After Cast Lead, Egypt’s government came under pressure from Israel and America to take a more active role in stopping weapons smuggling from Sinai into Gaza. Egypt began by installing surveillance cameras and motion sensors on the border with Gaza. When that failed, construction on a massive underground iron wall began.

“America had some influence on the decision. They sent the Army Corps of Engineers to help the Egyptians construct the wall,” said the Professor at Al Azhar University.

The wall will extend up to 30 meters underground and will be 9-10 kilometers long; construction will take around 6 months. It will not stop the tunnels completely, but will drastically reduce the amount of weapons and other goods smuggled into Gaza.

Many suspect that Israel played a central role in Egypt’s decision. According to a former intelligence officer in the IDF, “Israel tried to do something similar in the past, but I don’t know if they’re involved.”

“I think it is very ironic, Egypt has been preaching for Gaza and Palestine, but they’re doing the same as Israel…which is to dry out Hamas until the population will want something different. [Egypt] wants a new government there—otherwise they wouldn’t do it.”

Despite the possible influences on the decision, the wall’s main purpose is to protect Egypt.

Professor __ says that “Egypt has the right to protect its borders…Hamas is smuggling drugs…weapons…even terrorists who from Al Qaeda can come in and out of Gaza through the tunnels, affecting the national security of Egypt.”

Wajdi Al Ahmed, a captain in the PA living in Ramallah, West Bank says that in addition to security concerns, Egypt is sending a strong message to Hamas.

“That’s enough playing with us. For two years Egypt has organized meetings in Cairo between Fateh and Hamas. They tried to make agreements to stop this factional fight that is destroying the Palestinian case.”

“Hamas backed out of another agreement at the last minute, Egypt is using the wall to tell them their patience is through.”

Egypt’s Role as Mediator

In 2007, Hamas staged a coup in Gaza overthrowing Abbas’ security forces there and starting a crippling, unresolved factional division. Since then, Egypt has acted as a mediator between the two groups in an attempt to restore Palestinian unity.

As soon as they get close to a resolution, Hamas finds an excuse not to sign. This leads many people to believe that this wall is Egypt’s way of telling Hamas to take the peace process with Fateh more seriously.

Gaza’s View on the Wall

Despite the international outcry against this wall, Abu Ramadan says that “it will not affect the normal people of Gaza so badly. We are working on ways to compensate and bring the essential supplies by another route. Only Hamas and the smugglers will be badly affected.”

Many Gazans also say that it won’t change the way they view Egypt.

“We believe [Egypt] is with us, they fought for us several times so they will not let us down in the end…but now they are trying to make this wall to choke Hamas because they are making problems inside of Egypt…so they have the right to protect their borders,” asserts Professor ___.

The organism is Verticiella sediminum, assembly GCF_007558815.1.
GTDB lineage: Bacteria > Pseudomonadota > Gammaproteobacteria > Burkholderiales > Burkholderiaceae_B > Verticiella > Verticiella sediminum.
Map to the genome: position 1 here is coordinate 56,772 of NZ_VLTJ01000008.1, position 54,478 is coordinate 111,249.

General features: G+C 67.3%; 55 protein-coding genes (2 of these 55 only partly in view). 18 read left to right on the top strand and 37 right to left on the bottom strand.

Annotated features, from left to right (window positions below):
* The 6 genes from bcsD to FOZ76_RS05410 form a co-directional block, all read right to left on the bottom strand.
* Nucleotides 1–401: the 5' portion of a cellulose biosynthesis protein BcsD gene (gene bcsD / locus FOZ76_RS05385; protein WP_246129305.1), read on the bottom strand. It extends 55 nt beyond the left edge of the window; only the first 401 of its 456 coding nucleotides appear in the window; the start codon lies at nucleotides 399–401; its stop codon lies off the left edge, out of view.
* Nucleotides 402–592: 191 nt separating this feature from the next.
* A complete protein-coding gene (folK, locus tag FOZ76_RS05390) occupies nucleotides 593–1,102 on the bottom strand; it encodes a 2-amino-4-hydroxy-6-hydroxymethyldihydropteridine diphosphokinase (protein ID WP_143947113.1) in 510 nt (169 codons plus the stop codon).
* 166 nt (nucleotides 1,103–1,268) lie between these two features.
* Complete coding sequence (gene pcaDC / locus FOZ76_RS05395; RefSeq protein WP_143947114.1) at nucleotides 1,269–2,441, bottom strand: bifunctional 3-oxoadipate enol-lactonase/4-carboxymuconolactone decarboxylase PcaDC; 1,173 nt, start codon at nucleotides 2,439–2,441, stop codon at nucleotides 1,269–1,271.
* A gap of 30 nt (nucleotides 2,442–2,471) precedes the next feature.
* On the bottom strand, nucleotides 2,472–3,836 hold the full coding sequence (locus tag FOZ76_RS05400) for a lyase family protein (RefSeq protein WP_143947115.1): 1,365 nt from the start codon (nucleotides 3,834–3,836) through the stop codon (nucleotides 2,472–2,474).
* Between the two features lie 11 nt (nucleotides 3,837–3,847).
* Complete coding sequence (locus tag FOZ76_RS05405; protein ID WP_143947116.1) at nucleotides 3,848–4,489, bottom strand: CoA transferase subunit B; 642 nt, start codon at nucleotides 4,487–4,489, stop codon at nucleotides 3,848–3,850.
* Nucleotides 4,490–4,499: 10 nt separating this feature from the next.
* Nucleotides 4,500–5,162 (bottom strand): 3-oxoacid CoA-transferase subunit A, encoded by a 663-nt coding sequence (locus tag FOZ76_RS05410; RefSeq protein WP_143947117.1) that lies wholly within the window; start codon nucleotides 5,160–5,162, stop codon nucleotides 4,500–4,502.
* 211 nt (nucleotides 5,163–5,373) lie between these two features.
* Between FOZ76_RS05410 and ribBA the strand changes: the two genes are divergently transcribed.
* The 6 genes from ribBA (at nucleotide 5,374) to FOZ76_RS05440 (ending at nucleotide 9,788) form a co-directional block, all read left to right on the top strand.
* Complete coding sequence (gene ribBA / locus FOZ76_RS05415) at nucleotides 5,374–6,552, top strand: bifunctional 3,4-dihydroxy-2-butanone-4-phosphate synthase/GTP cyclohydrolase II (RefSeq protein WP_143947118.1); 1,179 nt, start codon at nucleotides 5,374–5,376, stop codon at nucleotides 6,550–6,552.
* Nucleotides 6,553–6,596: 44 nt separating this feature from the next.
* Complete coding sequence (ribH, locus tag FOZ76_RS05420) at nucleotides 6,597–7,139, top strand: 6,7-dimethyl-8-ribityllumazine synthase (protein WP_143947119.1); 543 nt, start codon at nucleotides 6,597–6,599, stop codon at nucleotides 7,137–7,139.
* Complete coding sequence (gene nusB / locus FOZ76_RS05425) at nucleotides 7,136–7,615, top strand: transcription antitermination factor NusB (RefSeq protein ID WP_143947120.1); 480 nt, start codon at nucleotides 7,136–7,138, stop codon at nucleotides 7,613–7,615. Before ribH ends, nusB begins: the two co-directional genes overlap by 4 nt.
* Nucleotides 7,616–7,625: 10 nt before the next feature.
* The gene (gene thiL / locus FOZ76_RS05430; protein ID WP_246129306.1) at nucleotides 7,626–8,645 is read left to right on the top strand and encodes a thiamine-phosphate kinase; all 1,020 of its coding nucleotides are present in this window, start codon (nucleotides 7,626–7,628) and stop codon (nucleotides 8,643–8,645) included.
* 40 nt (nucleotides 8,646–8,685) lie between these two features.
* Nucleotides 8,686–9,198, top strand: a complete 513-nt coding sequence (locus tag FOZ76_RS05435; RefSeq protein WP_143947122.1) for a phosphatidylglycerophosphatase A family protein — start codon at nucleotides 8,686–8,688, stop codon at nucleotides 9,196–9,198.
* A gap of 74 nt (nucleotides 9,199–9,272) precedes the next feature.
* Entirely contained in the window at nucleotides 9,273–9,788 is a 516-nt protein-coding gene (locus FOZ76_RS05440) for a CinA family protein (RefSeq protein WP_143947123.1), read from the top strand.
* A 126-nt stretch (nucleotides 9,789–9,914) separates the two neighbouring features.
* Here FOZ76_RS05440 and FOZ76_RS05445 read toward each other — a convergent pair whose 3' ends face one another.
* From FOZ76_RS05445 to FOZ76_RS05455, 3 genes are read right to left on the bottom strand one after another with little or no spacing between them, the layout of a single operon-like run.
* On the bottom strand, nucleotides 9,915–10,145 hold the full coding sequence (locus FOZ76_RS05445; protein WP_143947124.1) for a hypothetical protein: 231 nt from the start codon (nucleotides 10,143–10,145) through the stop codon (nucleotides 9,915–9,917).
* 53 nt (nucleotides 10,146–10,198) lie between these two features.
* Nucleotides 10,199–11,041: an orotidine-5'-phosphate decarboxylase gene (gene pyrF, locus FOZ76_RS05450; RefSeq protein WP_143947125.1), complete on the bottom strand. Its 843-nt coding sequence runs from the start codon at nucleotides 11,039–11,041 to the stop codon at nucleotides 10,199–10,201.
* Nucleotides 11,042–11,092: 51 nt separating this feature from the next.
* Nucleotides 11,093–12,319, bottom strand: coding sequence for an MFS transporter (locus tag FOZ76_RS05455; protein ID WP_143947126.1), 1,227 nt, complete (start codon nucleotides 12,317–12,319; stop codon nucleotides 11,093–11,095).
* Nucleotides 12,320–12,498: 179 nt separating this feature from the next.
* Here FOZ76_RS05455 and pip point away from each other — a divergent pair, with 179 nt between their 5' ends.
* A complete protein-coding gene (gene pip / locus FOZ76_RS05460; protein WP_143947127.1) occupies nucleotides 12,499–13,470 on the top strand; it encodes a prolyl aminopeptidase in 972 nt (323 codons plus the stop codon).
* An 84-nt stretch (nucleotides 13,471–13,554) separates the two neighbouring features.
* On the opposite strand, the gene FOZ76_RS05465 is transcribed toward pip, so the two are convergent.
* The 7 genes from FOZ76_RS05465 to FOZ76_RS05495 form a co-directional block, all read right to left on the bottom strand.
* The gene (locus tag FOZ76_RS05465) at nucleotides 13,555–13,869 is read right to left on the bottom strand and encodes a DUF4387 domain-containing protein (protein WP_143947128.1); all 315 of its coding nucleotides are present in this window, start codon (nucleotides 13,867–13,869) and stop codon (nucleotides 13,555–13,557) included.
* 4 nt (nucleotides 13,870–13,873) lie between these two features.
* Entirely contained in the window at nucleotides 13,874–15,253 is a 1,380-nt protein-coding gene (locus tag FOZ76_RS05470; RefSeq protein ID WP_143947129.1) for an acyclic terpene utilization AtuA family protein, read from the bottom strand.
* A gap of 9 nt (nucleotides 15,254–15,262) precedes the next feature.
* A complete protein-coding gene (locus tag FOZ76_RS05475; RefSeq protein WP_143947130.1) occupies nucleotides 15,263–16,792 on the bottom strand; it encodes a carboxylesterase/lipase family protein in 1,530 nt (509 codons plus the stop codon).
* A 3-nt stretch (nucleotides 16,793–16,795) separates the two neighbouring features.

“Supporters of Hamas are condemning the Egyptian government and cursing them and making demonstrations. While the people who don’t support Hamas and want them to be finished off are happy with the wall…they welcome any steps which are taken against Hamas.”

As evidence that the wall will mostly affect Hamas negatively, and not the people, Al Ahmed asks, “If it didn’t affect Hamas, there wouldn’t be such demonstrations—and who organizes the demonstrations? Hamas…the wall will take all of Hamas’ power; all the weapons and money comes through the tunnels.”

Backlash Against Egypt’s Decision

Most of the outcry against Egypt’s decision has come from Egyptians themselves—partially spurred by Egypt’s decision not to allow any more humanitarian aid to cross their territory to reach Gaza.

“We should help Gaza with medical supplies…we know that Israel keeps them in a very bad condition and we should not be a part of that.” Ihab Ibrahim, a businessman from Sinai asserts.

However, Professor ____ said he was “in contact with people who recently came…they brought humanitarian aid with them thinking it would go to the average people. But it didn’t…it all went to Hamas members, and the medicines went to the private Hamas members hospitals.”

The tension in Egypt forced the government to start explaining their decisions.

“I have noticed an unprecedented media campaign about the blocking of aid convoys to Gaza, and trying to justify that to the Egyptian people,” Hazem Albassem, a businessman from Cairo says.

In the end, many Egyptians realize that Hamas and affiliated extremist groups could pose a real threat to Egypt’s security.

“We need strong security measures. We know that dangerous groups try to come and make trouble here. We want solidarity with Gaza but we also need good security.” Ibrahim says.

Gaza’s Future

Those same groups, such as the Muslim Brotherhood and Al Qaeda, have used the tunnels to travel in and out of Gaza. If they become more of a presence there they will not only affect Egypt’s security, but the security of the Gazan people as well.

Along the same lines, if Hamas continues to use the tunnels to smuggle weapons into the territory to use against Israeli civilians, they will not be helping the Gazan people either. Instead, it may lead to another war with Israel—which could be even more devastating than Cast Lead.

What Gaza needs now is not tunnels—at the moment they are doing more harm than good for the civilian population. However, if Egypt closes the tunnels Israel must ease the blockade on the territory.

Fayek reminds us “if you say these tunnels and aid are illegal or used for resistance and you want to close the tunnels, you have to see the human side of it for us Gazans…we still need essential items. Its winter now and there’s no gas, no fuels or any kind of heating.”

“If you want to close the tunnels, you must find a legal way of getting humanitarian aid into Gaza and to the people.”